Complimentary antiques appraisals performed by graduates of the Asheford Institute of Antiques is a benefit reserved for subscribers to Antique Trader magazine. Appraisals are personal opinions of value and are to be considered for entertainment purposes only. The values are estimated and are not to be used for any other purpose, either legal or personal.
I would like some information on this map I found in my neighbor’s trash after his wife died and he was mourning. It measures 12 3/4” wide by 18 1/2” high. It has 5 heads (faces) at the top of the map, and 5 heads (faces) at the bottom (top part).
It’s marked: Mare Indicvav
Ethiopia - Mare -
Interior Pra Sodum
The bottom of the map has a banner with “Virginia” on it. The right top half has a figure of an American Indian. It has lots of pictures of trees. And a crown and crest under the banner.
The left corner has Indians having a feast with the word “Powhatan” under the square.
The bottom left corner has a round “seal” under The Virginian Sea with a ship pictured. The bottom has a picture of some kind of seal.
This jug I bought may years ago to go with my troll dolls. What is it and what is it worth? The handle has been broken and mended. The beak and comb has also been chipped. The head is the stopper of the jug. I just love it.
Anything you can tell me about it would be appreciated.
Altamonte Springs, Florida
M.B. has sent photos of two maps in a frame. The images are partially blocked by the camera flash. The map on top appears to be a mappa mundi while the other below is a much later portolan map of Virginia, etc. It is probable that this decorator item was issued by The Virginian-Pilot newspaper company in Norfolk. Their logo appears partially in the bottom left. Because it is of fairly recent vintage and is a copy photographically produced the value is low, $15-$20.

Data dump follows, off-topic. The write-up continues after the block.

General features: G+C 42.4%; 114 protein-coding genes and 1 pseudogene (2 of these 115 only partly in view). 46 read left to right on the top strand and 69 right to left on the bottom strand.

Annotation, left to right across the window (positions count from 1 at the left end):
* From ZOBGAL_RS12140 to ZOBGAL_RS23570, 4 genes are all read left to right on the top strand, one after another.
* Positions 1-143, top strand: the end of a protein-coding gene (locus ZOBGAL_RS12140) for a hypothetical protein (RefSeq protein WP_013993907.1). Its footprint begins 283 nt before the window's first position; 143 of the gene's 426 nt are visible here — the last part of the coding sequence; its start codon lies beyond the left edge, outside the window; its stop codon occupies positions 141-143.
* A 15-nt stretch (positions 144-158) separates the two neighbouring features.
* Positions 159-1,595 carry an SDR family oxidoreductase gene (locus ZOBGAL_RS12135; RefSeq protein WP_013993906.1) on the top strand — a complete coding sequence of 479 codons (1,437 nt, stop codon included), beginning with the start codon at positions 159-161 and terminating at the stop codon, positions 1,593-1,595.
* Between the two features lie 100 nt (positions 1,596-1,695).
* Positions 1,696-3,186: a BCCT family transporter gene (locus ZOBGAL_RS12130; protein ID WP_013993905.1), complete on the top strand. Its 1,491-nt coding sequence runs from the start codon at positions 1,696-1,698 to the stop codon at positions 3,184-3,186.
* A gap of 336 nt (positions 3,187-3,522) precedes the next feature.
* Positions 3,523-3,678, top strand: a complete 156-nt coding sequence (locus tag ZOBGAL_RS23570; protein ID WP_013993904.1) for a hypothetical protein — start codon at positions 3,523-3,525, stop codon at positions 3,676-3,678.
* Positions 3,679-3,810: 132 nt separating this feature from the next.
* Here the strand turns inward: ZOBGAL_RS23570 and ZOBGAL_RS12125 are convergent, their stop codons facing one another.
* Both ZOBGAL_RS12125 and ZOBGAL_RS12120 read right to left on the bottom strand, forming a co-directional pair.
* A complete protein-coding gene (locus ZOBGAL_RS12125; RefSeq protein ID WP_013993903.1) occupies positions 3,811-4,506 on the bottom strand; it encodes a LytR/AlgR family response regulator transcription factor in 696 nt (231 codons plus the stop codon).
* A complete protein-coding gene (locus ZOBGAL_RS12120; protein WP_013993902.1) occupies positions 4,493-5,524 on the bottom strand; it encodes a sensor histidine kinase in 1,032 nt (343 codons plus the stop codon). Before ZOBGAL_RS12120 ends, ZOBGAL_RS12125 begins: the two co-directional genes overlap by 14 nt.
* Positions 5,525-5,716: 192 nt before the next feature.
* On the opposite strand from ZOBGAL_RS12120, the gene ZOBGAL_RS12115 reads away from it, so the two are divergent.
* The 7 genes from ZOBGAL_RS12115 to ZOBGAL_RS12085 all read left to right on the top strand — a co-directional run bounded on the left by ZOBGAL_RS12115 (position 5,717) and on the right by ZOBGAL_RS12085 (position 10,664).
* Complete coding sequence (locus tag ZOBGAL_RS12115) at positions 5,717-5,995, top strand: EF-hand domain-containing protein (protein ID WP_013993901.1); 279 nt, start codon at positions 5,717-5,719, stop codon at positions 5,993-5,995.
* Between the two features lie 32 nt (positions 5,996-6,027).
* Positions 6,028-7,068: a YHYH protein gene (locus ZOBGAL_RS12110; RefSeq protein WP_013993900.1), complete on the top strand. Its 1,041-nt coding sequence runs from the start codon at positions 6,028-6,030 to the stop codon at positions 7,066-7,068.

M.B. did not ask about the second item, the image of a polychrome faience decanter with a bird motif. It was made on a wheel but has no mark. Additionally, it has many condition problems. Terra cotta, earthenware, and similar items are judged and valued using several criteria including body, glaze, shape, decoration, marks and condition. The body is not quite symmetrical, the partially translucent glaze is somewhat uneven in application and appearance, the shape is acceptable, the decoration acceptable for the most part, but the condition negates every other aspect of the item.
It was probably produced in Europe, perhaps Spain or Italy, although the United States remains a possibility. But it would certainly not be the California or Ephraim studios. As a curiosity it is interesting and could be restored, although the value would not equal the restoration. As is, it is a $30 item for someone interested in an unusual item. There are, however, collectors who build collections on broken or repaired items only, so there is something for everyone. Further research may reveal a sleeper.
This article was originally published in Antique Trader magazine. If you like what you’ve read here, consider subscribing to the print or digital versions of Antique Trader it’s available for $26 per year (print) or $20 per year (digital) to receive 24 issues.
Learn more about subscribing>>>